Last year, Cosco Shipping Heavy Industry was subcontracted by Singapore’s Sembcorp Marine (SembMarine) to build the hull for an FPSO to be used by Greek player Energean Oil & Gas at its Karish and Tanin gas field development off Israel.
SembMarine offered the deal to Cosco after it found it uneconomical to build the floater’s hull itself.
Once completed in China the hull will travel to SembMarine’s yard in Singapore, where the topsides will be installed under a contract awarded by Energean’s main project contractor TechnipFMC.
In February, Modec awarded Cosco another sub-contract to work on the conversion of an FPSO for Italian operator Eni’s $2 billion Amoca-Mizton-Tecoalli project off Mexico.
The FPSO will be converted from the Suezmax crude carrier Felicity Modec, which was recently acquired by Modec from Belgian shipowner Euronav.
Out of 12 FPSOs being built or converted in China, five have been awarded to Cosco, with the jobs being carried out at four of its seven facilities, in Dalian, Shanghai, Qidong and Zhoushan.
Building on its success in delivering cargo ships, China is comfortable building FPSO hulls, leaving the more sophisticated job of topside construction to yards mostly in Singapore.
Most of the five Cosco FPSO newbuilds or conversions were awarded by Modec, acting as the lead contractor for operations in Brazil.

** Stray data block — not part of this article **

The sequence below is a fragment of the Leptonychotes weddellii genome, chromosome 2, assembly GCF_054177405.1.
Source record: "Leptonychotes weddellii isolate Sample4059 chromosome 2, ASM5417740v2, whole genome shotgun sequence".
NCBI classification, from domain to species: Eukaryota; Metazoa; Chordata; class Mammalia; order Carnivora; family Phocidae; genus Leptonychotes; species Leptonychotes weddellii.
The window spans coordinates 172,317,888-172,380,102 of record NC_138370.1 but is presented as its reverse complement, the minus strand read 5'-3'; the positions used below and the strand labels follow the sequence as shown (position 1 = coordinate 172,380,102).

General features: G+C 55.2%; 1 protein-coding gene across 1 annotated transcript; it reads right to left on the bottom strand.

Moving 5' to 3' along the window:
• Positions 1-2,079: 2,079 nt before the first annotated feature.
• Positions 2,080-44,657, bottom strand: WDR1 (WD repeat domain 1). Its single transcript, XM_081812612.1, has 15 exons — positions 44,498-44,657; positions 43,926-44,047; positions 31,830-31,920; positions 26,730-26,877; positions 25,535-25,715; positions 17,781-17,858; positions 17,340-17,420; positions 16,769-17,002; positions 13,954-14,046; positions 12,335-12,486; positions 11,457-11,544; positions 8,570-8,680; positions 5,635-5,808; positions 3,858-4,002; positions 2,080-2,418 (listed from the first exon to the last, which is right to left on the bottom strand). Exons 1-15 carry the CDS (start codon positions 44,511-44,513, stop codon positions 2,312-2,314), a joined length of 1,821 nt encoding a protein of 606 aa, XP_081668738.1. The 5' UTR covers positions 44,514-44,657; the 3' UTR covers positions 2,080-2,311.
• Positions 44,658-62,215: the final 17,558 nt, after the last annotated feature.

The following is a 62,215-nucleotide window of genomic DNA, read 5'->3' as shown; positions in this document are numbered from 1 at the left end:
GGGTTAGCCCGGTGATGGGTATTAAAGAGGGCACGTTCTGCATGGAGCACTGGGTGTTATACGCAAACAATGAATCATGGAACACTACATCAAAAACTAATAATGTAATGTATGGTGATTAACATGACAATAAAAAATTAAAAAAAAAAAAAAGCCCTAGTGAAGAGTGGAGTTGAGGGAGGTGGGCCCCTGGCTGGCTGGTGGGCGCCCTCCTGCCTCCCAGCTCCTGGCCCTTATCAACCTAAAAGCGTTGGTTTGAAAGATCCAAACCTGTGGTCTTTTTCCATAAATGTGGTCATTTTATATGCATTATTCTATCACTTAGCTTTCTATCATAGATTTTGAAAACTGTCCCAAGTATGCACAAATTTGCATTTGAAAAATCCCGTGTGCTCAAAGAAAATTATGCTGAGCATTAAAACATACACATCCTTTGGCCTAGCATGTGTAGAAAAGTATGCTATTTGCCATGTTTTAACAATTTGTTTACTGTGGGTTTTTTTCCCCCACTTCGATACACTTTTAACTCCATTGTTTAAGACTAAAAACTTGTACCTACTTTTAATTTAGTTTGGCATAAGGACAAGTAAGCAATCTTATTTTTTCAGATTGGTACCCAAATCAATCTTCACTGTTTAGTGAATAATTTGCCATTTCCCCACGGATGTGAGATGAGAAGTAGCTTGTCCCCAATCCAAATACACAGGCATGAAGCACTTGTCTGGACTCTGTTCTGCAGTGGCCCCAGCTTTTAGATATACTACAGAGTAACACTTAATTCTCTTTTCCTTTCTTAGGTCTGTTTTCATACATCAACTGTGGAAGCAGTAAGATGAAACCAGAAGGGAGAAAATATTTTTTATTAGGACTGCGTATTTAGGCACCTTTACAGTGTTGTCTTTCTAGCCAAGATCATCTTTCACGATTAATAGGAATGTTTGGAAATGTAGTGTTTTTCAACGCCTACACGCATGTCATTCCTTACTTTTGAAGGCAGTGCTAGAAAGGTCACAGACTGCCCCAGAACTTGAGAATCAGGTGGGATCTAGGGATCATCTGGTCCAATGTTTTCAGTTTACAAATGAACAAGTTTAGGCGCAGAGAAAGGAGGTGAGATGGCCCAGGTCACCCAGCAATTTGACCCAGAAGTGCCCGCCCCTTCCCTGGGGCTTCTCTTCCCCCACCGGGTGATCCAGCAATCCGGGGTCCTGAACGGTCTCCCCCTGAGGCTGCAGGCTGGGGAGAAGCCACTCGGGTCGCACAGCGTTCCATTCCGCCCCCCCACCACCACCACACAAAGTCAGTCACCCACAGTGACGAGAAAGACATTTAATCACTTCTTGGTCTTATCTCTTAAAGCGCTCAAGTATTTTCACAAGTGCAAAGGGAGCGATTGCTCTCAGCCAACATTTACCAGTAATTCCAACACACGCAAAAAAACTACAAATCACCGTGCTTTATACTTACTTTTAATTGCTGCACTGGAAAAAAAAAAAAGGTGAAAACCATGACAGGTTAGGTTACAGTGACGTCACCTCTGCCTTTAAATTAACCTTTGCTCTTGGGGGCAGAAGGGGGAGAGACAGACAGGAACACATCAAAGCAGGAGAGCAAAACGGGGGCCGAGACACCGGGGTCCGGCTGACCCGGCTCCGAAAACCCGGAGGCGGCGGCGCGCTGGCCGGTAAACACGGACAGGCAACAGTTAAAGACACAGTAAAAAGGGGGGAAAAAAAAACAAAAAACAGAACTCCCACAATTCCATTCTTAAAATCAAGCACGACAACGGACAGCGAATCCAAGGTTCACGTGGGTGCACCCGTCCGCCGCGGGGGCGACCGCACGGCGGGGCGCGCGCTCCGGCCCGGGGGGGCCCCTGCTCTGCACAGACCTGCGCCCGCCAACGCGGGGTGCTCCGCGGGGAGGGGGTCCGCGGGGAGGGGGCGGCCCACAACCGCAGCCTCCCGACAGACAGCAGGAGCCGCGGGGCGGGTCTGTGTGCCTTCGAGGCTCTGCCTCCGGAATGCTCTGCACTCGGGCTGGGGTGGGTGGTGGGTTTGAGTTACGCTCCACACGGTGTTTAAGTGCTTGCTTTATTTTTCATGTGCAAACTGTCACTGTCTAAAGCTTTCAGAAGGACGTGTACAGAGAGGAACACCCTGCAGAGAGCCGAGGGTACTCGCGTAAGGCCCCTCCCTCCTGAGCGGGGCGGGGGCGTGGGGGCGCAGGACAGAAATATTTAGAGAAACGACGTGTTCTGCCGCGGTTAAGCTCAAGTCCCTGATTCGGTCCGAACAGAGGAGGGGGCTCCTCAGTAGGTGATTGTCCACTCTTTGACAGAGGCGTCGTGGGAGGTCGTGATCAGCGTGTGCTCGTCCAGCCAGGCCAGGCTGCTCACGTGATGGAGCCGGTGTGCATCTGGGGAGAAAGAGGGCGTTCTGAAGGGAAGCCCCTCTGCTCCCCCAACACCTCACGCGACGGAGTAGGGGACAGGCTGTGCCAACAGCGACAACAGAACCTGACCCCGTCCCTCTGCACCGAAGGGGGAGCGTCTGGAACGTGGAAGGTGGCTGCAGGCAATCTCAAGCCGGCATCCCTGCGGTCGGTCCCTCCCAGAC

One Modec award was for the conversion of a very large crude carrier hull at Cosco’s Dalian facility into the Carioca FPSO for Petrobras’ Sepia field off Brazil. Keppel Offshore & Marine recently won the deal for the topsides.
Chinese yards are eyeing more orders to come before 2020 and they have lined up with lead floater players to participate in up to 10 projects, including floating liquefied natural gas vessel newbuild or conversion jobs.
In China, CNOOC is working on plans to deploy new FPSOs in the South China Sea for further development of the Liuhua 11-1 and Enping North fields, and a floating storage and offloading vessel for the Lufeng 13-1 and 13-2 fields.
CNOOC has already completed conceptual design for the potential construction of a Magnora (formerly Sevan Marine) style cylindrical floating drilling, production, storage and offloading vessel to re-develop the Liuhua 11-1 field and other new discoveries nearby.
The company has also finalised a plan to replace the existing Nanhai Kai Tuo FPSO at the Lufeng 13-1 and 13-2 fields in the South China Sea with a new FSO, which is to be converted from the crude carrier Fenghuangzhou.
Meanwhile, new discoveries in the Enping 15-1/18-6/10-2 oil cluster, located to the north of the producing Enping field, have led CNOOC Ltd to consider building a second FPSO for the area.
China’s Offshore Oil Engineering Corporation is building a new FPSO for use on the Liuhua 16-2 oilfield development in the South China Sea, with the hull subcontracted to Qingdao Beihai Shipbuilding Heavy Industry.
The Hai Yang Shi You 119 has been designed to handle 50,000 barrels per day of oil production.